"The truth is that a large proportion of those who have got rich or richer off the back of BHS are to blame. Sir Philip Green, Dominic Chappell and their respective directors, advisers and hangers-on are all culpable. 

“The tragedy is that those who have lost out are the ordinary employees and pensioners.”

May appears to agree. Her spokeswoman told journalists the PM would “look carefully” at policies to tackle “corporate irresponsibility”. 

She should take the opportunity.

Attempts to reshape capitalism are almost always blunted in practice. Corporations can make threats of their own. Think of Google’s sweetheart tax deals, banks’ excessive pay. Each time politicians tried to clamp down, there were threats of moving overseas. If the economy weakens in response to Brexit, the power to call the shots should tip more towards these companies. 

But this time, there will be few defenders of the BHS approach.

Firstly, the report's revelations about corporate governance damage many well-known brands, which are tarnished by association. Financial services firms will be just as keen as the public to avoid another BHS. Simon Walker, director general of the Institute of Directors, said that the circumstances of the collapse of BHS were “a blight on the reputation of British business”.

Secondly, the pensions issue will not go away. Neglected by Green until it was too late, the £571m hole in the BHS pension finances is extreme. But Tom McPhail from pensions firm Hargreaves Lansdown has warned there are thousands of other defined benefit schemes struggling with deficits. In the light of BHS, May has an opportunity to take an otherwise dusty issue – protections for workplace pensions - and place it top of the agenda.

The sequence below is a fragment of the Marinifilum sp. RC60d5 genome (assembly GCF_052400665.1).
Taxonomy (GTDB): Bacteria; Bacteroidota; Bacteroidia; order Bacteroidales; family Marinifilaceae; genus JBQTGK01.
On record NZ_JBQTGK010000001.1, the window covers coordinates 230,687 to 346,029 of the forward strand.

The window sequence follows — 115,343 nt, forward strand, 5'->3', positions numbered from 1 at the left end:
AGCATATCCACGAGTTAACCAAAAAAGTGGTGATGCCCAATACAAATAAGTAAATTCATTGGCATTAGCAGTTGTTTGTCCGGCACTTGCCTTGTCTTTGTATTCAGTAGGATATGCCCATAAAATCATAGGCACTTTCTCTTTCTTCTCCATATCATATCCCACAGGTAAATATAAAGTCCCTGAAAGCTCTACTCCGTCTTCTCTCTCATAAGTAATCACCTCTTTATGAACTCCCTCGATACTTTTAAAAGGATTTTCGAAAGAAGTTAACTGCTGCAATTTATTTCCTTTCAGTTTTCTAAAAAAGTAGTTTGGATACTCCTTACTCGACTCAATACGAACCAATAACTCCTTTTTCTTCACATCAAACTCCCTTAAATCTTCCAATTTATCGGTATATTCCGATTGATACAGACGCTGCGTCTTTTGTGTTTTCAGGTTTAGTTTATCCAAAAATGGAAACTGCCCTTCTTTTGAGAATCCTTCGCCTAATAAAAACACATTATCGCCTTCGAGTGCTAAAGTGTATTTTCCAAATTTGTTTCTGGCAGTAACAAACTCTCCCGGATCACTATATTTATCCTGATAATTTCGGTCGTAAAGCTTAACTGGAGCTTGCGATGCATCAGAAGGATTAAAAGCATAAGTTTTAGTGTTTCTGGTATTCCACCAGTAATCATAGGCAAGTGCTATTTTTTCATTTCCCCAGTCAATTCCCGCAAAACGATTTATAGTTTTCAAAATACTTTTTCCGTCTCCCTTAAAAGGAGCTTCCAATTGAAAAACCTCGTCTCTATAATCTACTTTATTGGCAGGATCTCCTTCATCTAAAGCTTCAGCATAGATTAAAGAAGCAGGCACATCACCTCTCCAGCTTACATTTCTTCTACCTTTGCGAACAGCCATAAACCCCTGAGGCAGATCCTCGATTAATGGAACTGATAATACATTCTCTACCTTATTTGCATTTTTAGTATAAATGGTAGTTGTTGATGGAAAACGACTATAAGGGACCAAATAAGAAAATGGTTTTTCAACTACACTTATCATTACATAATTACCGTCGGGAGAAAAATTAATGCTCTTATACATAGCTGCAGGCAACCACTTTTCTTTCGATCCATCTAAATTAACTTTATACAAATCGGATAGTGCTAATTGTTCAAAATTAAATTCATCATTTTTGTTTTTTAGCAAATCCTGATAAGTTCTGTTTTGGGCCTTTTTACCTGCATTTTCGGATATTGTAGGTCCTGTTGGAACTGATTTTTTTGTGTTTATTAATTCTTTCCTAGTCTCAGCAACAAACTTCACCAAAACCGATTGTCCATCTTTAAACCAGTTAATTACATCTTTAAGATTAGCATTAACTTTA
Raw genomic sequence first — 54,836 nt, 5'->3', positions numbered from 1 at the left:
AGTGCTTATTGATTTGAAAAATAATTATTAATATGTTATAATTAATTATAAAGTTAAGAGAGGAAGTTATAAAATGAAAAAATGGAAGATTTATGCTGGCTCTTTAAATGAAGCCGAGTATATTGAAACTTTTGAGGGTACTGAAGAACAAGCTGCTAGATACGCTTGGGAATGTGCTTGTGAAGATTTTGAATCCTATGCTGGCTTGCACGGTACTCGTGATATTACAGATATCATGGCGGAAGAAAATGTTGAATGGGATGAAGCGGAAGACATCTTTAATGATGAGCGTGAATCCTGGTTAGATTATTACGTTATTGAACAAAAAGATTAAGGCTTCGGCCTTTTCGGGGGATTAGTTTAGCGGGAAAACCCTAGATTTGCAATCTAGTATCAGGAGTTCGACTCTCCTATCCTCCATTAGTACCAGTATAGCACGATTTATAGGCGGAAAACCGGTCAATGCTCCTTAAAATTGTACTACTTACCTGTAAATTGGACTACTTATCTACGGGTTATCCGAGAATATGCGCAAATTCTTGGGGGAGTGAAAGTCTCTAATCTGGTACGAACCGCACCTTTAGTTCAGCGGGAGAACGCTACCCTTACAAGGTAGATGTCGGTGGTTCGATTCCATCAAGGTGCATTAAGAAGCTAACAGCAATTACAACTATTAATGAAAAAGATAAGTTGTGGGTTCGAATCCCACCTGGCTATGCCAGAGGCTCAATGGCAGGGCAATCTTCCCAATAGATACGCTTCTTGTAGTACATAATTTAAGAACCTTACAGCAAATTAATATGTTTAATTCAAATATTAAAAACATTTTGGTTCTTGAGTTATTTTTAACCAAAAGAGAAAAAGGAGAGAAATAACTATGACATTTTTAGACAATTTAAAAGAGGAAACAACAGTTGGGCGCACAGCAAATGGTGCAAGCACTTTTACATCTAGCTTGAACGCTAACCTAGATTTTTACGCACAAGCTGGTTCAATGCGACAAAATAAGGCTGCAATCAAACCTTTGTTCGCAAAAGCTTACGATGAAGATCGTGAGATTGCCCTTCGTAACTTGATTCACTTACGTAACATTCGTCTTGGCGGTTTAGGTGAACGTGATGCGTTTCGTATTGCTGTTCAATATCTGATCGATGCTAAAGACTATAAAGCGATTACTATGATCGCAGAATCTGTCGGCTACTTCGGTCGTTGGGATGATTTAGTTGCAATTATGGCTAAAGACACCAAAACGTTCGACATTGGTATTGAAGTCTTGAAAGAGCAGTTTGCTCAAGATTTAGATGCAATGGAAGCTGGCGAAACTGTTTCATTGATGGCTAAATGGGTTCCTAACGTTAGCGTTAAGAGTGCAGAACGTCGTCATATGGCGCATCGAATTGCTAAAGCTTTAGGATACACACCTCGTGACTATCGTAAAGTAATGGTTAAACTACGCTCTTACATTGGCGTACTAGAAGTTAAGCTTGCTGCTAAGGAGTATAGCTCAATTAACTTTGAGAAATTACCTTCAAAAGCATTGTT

Thirdly, the BHS scandal is wreathed in the kind of opaque company structures loathed by voters on the left and right alike. The report found the Green family used private, offshore companies to direct the flow of money away from BHS, which made it in turn hard to investigate. The report stated: “These arrangements were designed to reduce tax bills. They have also had the effect of reducing levels of corporate transparency.”

BHS may have failed as a company, but its demise has succeeded in uniting the left and right. Trade unionists want more protection for workers; City boys are worried about their reputation; patriots mourn the death of a proud British company. May has a mandate to clean up capitalism - she should seize it.